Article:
Ventura County may become the first local government in California to effectively bar most of its agencies from buying or using gas-guzzling sport utility vehicles under a proposal that goes before the Board of Supervisors today.
Supervisor Steve Bennett, who is behind the restrictions, said it is another way for the county to reduce emissions and save money.
"Any time you can decrease your energy consumption, you have a positive impact on the environment and a positive impact on your budget," he said.
The proposal comes a month after similar legislation was signed into law by then-Gov. Gray Davis. That law, to take effect in January 2005, requires state agencies requesting an SUV or 4-wheel-drive vehicle to justify a "critical need" for it.
Police and other emergency services that use the state's 73,000-vehicle fleet are exempt.
Ventura County appears to be the only municipality in the state to seriously consider purchase-and-use limitations on SUVs.
"As far as we know, no one else is doing that," said Erin Maurie, spokeswoman for the League of California Cities. "Maybe others will follow. Who knows?"
Government restrictions on SUVs come as critics press their view of the behemoths as symbols of consumer and environmental excess.
The Sierra Club and other environmental groups have for years been pressuring auto manufacturers to reduce emissions and improve fuel efficiency on newer models.
It would be preferable for the federal government to take the lead in demanding higher efficiency, said Joy Kobayashi, spokeswoman for the Sierra Club's Los Padres chapter. But absent that, California can and has taken the lead, she said.
"Government has a big role to play in setting an example, which this regulation would do," Kobayashi said.
The Ventura County supervisors last year ordered fleet managers to begin replacing mid-size sedans with hybrid-electrics, which offer better fuel efficiency and reduced emissions.
County Chief Executive Officer Johnny Johnston drives one, a forest-green Toyota Prius that he calls his "nerdmobile."
Despite that high-profile backing, the county has just 26 hybrids in its 1,500-vehicle fleet. Current hybrid models are often inappropriate for government uses because they are too small, said Tony Patton, the county's fleet manager. The county must wait until standard vehicles wear out before replacing them with more fuel-efficient models, he said.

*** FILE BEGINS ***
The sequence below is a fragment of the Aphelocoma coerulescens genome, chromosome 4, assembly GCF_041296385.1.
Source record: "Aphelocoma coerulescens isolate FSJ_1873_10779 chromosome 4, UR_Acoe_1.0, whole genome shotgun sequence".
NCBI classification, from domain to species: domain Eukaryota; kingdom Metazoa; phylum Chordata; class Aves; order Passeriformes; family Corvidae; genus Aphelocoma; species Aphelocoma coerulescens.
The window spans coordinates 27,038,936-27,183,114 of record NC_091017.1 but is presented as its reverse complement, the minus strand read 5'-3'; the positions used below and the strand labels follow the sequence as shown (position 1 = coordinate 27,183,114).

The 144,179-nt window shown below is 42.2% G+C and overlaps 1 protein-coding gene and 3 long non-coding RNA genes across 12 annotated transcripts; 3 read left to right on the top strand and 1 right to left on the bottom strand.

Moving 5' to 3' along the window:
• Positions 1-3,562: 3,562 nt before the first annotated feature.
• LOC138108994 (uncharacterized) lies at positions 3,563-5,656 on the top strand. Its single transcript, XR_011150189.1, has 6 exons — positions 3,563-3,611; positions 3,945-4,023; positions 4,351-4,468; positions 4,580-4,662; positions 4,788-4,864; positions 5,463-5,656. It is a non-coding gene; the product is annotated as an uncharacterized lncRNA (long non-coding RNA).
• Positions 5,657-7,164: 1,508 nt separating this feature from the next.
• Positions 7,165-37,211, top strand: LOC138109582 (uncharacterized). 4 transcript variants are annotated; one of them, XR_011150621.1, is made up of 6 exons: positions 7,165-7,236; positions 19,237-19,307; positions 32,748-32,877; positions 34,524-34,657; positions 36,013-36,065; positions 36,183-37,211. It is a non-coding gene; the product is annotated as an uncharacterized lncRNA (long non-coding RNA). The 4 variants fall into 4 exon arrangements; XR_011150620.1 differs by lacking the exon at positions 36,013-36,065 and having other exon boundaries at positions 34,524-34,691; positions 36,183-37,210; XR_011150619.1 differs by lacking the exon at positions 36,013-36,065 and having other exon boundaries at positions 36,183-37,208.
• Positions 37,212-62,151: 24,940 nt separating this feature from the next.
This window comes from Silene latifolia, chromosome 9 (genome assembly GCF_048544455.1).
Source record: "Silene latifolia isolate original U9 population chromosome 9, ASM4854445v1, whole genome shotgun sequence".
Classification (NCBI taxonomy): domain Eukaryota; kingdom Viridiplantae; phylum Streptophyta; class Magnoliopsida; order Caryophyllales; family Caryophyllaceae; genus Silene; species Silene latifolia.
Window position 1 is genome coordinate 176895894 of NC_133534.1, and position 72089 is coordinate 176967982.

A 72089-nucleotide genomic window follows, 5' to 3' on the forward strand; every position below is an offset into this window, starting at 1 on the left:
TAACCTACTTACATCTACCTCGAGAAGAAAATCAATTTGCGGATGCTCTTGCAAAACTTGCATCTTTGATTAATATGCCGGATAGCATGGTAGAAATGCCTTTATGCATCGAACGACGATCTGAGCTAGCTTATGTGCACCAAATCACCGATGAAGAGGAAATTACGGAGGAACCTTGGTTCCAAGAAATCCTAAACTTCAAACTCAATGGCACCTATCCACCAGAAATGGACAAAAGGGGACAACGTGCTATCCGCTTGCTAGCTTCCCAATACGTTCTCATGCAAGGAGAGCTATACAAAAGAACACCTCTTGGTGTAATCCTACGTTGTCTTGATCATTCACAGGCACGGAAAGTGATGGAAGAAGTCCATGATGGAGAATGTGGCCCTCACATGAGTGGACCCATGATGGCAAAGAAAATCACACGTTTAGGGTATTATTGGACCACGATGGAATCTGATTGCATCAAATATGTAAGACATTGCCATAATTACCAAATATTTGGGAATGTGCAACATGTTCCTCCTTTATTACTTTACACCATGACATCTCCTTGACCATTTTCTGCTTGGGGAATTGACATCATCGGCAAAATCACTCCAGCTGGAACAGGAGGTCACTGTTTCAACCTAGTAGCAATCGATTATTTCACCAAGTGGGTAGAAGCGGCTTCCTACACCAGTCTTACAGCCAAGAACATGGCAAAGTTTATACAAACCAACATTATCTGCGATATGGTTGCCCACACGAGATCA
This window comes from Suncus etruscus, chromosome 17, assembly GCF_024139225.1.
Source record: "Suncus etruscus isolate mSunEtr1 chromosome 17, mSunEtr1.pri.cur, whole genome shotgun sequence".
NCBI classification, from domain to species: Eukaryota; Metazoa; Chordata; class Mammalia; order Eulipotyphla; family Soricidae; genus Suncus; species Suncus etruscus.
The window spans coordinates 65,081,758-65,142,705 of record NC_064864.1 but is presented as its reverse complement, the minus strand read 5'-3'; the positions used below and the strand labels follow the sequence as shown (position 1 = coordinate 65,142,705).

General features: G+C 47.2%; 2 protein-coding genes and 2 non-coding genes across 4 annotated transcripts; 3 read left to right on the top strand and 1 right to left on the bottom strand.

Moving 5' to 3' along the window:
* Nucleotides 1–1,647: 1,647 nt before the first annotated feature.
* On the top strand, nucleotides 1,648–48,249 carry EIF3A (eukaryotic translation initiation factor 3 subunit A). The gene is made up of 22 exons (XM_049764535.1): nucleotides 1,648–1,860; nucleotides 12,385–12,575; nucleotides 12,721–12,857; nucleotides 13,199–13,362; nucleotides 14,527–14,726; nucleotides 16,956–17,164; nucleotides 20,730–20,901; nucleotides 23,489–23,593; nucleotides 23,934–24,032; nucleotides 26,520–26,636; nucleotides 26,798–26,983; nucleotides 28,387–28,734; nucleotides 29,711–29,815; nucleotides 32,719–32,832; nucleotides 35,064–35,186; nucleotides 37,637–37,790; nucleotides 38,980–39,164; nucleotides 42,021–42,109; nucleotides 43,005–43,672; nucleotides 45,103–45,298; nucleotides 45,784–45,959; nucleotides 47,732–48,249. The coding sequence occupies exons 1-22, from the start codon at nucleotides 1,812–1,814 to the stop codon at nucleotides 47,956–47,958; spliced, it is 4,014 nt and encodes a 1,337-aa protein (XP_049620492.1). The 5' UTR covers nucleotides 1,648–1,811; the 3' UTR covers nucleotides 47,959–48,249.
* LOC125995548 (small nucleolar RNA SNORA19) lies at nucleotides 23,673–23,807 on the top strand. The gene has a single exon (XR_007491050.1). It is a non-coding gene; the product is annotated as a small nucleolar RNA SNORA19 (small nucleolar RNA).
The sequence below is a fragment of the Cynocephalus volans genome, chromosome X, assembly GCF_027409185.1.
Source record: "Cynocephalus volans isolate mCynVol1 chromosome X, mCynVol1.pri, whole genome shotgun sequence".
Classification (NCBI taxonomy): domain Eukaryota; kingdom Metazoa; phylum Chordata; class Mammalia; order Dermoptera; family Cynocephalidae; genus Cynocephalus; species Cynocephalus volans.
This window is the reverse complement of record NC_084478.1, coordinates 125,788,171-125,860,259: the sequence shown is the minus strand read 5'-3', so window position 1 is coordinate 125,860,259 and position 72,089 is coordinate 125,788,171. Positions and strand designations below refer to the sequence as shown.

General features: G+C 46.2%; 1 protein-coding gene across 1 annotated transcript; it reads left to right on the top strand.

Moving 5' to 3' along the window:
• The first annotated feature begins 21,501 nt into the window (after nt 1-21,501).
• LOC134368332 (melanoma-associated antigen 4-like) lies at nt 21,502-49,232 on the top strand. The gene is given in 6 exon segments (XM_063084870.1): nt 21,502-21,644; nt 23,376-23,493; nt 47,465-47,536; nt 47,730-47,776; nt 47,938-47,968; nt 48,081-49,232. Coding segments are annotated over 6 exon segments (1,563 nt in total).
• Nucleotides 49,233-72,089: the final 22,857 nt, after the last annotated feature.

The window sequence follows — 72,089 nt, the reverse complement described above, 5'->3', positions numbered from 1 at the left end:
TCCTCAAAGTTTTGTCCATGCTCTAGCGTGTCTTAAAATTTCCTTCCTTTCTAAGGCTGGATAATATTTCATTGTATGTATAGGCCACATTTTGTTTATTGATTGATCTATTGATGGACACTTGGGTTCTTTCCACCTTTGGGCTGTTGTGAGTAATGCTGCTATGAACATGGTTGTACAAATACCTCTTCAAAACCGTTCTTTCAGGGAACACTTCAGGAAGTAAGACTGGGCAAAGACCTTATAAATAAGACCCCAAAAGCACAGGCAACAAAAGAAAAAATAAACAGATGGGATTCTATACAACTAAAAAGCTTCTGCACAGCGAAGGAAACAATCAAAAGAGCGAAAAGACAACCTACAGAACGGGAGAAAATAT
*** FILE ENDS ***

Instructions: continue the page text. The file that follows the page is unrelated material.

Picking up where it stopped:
SUVs make up about 25% of all new-vehicle purchases in the United States, but their fuel efficiency lags far behind other vehicles.
The popular Ford Explorer gets about 15 miles per gallon. A medium-size sedan, by contrast, averages 23 mpg, according to a Ventura County staff report. A Honda Hybrid gets 36 mpg and a Prius gets 43 mpg, the report says.
Ford is planning production of a hybrid version of its Escape mini-SUV late next year, Patton said. Fleet services is delaying the purchase of four mini-SUVs to buy the hybrids, which are expected to get 35 mpg, Patton said.
Bennett, a committed environmentalist, said there are reasons other than political correctness to target SUVs.
"The public has a right to drive whatever it wants, but there is a difference between what the public does and what we do with taxpayers' dollars. We have a duty to be economical whenever we can," he said.
Sheriff Bob Brooks is the biggest SUV user in Ventura County, with 36 of the 116 in the fleet assigned to his office. Bennett's proposal does not exempt public safety departments from justifying their need for an SUV.
Brooks said a few SUVs are used to patrol areas of rugged backcountry that standard patrol cars could not access. But most are assigned to field supervisors, who use the vehicles to lug equipment to crime scene investigations.
"It's basically a field office that they can carry around," Brooks said.
Under the proposal, county departments would have to justify a "substantial need" for an SUV.
The sheriff said he has no problem complying with those rules, but questions whether it will bring any changes to his department.
"I don't know that there's a problem," he said. "Most agencies have been pretty responsible about the type of vehicles they request."
Brian Kelly, policy consultant for state Senate President Pro Tem John Burton, said the Democrat was as concerned about cost as about the polluting effects of SUVs and 4-wheel drives in introducing his bill, SB 552, in June.
A standard fleet vehicle costs about $9,000 less than an SUV, Kelly said. An analysis by the state treasurer's office showed that the new policy would save $14 million over four years, he said.
Despite the popularity of current models, Burton is convinced that many California drivers will switch to fuel-efficient SUVs once they become available, Kelly said.
"Most Californians, regardless of party affiliation, care about air quality," he said. "A lot of SUV manufacturers are reading the tea leaves and are responding."